Penjara Pusat Kota Kinabalu, Kepayan where intruders of Lahad Datu are being held. Three more pleaded guilty at the Kota Kinabalu High Court today to offences linked to the armed intrusion at Kampung Tanduo in Lahad Datu, about three years ago. Pix by MOHD ADAM ARININ

KOTA KINABALU: Three more pleaded guilty at the High Court here today to offences linked to the armed intrusion at Kampung Tanduo in Lahad Datu, about three years ago.

Aiman Radie, 20, a Filipino, entered a plea of guilt on a charge of being a member of a terrorist group, an offence which carries life imprisonment and a fine.

The rest, locals Mohamad Ali Ahmad and Pabblo Alie, pleaded guilty to amended charges.

Mohamad Ali is charged with soliciting or giving support to a terrorist group, which carries life imprisonment or imprisonment not exceeding 30 years or with a fine, and liable to forfeiture of any property used or intended to be used in connection with the offence.

Pabblo faces imprisonment of up to 30 years and fine for soliciting property for the benefit of a terrorist group.

Justice Stephen Chung reserved sentencing at the end of the defence trial involving 14 accused.

During mitigation, Datuk N. Sivananthan, counsel for Aiman, said there was no evidence he (Aiman) was told to come to Sabah to be engaged in a war and that he would be promised a job if he did so.

"His confession is clear that participating in a war was never mentioned to the 14th accused (Aiman) or he would not have come to Kampung Tanduo," he said.

Mitigating for Mohamad Ali, 41, his counsel, Ram Singh asked the court not to condemn his client for supplying food to the armed intruders.

He noted that evidence during prosecution trial revealed that the security forces had also supplied food to the armed group when negotiations were held between the security forces and the intruders on Feb 14-16, 2013 at the village.

"I call this (security forces') act as 'sleeping with the enemy' and that is absolutely wrong and they had no excuse to do so.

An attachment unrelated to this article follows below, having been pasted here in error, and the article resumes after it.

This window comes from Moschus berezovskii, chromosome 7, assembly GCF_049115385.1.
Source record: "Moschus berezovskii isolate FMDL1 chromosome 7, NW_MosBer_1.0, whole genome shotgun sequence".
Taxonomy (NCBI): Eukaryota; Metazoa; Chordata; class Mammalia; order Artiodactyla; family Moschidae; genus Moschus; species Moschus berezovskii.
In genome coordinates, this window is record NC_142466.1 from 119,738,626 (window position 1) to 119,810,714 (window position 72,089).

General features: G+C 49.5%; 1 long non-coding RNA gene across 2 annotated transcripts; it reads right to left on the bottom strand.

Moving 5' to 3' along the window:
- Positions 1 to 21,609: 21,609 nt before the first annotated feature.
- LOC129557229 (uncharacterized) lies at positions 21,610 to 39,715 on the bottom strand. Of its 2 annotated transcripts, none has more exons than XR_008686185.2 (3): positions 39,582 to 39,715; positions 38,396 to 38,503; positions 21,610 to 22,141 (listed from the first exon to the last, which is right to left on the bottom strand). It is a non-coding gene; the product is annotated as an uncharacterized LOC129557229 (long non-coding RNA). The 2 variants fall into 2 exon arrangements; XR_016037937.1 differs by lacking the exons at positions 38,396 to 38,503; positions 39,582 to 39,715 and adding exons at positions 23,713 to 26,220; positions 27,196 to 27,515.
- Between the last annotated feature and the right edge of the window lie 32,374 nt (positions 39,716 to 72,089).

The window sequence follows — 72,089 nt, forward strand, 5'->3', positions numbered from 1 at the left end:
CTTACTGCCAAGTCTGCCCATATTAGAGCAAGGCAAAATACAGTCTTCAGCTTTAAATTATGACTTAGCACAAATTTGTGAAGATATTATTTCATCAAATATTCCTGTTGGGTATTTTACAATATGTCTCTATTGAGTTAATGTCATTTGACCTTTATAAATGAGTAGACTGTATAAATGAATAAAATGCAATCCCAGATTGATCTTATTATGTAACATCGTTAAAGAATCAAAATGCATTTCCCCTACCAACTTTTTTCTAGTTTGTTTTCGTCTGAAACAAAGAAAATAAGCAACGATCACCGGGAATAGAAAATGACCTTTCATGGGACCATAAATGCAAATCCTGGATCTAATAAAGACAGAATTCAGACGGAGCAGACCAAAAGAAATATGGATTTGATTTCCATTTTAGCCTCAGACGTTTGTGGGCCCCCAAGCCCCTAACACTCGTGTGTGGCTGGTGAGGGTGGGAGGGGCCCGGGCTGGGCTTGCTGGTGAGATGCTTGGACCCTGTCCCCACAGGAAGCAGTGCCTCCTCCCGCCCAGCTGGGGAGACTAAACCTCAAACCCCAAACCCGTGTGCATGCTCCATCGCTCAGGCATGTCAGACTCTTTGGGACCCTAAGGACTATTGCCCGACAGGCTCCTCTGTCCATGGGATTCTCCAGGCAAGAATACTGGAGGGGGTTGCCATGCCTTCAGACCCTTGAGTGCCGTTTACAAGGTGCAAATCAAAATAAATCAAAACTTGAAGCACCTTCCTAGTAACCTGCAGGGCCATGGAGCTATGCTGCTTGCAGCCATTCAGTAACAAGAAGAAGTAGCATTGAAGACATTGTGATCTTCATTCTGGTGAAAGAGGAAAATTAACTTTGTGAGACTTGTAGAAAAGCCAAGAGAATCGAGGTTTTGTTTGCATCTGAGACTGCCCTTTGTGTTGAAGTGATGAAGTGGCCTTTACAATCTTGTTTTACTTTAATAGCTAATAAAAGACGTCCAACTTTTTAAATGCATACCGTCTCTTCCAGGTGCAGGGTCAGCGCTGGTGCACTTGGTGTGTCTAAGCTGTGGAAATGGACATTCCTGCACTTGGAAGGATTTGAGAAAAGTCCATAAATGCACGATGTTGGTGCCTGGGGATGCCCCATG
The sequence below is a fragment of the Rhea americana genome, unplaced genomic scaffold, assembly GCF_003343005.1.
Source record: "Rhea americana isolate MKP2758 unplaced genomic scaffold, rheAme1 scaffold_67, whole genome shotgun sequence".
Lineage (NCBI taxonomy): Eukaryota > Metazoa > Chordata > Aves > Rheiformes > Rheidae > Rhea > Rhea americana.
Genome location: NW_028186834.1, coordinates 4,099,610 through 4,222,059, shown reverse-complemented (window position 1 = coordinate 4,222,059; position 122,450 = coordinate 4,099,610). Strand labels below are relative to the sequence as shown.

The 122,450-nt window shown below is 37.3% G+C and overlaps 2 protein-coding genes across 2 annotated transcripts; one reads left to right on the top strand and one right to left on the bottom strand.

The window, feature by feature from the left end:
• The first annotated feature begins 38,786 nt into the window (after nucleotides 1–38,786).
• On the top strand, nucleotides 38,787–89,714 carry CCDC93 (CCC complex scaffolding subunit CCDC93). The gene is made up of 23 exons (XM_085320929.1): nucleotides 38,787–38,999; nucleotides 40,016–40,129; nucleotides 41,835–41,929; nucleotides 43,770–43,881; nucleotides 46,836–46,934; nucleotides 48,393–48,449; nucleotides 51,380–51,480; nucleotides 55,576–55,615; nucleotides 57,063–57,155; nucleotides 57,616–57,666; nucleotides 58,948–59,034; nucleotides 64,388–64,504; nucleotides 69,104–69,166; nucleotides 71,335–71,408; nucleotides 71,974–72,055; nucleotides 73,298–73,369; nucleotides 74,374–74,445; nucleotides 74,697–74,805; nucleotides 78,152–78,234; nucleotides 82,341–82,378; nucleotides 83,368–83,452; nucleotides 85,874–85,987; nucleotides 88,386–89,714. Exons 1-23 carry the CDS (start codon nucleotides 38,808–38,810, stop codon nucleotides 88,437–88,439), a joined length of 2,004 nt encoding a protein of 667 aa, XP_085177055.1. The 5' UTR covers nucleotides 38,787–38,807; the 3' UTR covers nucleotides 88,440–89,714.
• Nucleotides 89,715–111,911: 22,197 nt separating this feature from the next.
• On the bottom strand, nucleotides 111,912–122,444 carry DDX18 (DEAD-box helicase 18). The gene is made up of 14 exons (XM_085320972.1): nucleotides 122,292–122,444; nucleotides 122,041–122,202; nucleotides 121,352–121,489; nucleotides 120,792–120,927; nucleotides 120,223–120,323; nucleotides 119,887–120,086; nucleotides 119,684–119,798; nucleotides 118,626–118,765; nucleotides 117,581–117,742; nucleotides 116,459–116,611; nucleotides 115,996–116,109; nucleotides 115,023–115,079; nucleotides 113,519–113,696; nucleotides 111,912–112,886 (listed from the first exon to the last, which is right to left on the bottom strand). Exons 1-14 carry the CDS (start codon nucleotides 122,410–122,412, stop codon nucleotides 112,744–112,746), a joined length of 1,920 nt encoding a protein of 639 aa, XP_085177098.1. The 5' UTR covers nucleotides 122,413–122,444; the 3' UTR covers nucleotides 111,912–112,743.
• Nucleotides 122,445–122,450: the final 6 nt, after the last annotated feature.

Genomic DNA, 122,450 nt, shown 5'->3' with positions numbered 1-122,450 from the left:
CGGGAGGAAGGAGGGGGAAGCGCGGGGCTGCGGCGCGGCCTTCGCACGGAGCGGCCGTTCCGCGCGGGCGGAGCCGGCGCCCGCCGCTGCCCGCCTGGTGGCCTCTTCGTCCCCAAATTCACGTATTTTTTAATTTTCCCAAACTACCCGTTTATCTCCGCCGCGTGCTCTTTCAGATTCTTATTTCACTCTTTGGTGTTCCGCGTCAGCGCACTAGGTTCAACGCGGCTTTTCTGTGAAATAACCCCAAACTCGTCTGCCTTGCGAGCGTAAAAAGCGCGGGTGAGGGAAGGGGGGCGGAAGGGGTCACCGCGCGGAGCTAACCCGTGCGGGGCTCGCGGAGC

"My client only supplied food and groceries to the group one time and that was before skirmishes between the intruders and the security forces," he said.

Counsel Putli Noor Asikan Datu Gulam, when mitigating for Pabblo, said her client, who would be 66 next Wednesday, was of Suluk origin and so, it was not unusual for him to be in a conversation with others about the intruders, who were of the Suluk race.

She also said as of April 10, 2013 when he was arrested, there was no more act of terrorism in Lahad Datu.

Deputy public prosecutor Mohd Dusuki Mokhtar said the court should place public interest first when passing sentence as the intrusion undermined and compromised the sovereignty of Malaysia as an independent nation.

He said the Malaysian citizens charged in the case should have been aware of their responsibility not to collaborate with the armed group that had intruded into Malaysia, which is also the home country of the Malaysian accused.

"The accused should have put the sovereignty and the interest of this country over other interests," he said.

Two other accused, a Malaysian and a Filipino, were also expected to enter a guilty plea today, but decided not to and will enter their defence.

The defence trial will proceed tomorrow at the Sabah Prison Department with 14 accused entering their defence.

Some of the accused are facing one to multiple charges of being members of a terrorist group and waging war against the Yang di-Pertuan Agong.

Some are alleged to have wilfully harboured individuals they knew to be members of a terrorist group, or solicited or gave support to a terrorist group.

The offences were allegedly committed between Feb 12 and April 10, 2013. -- Bernama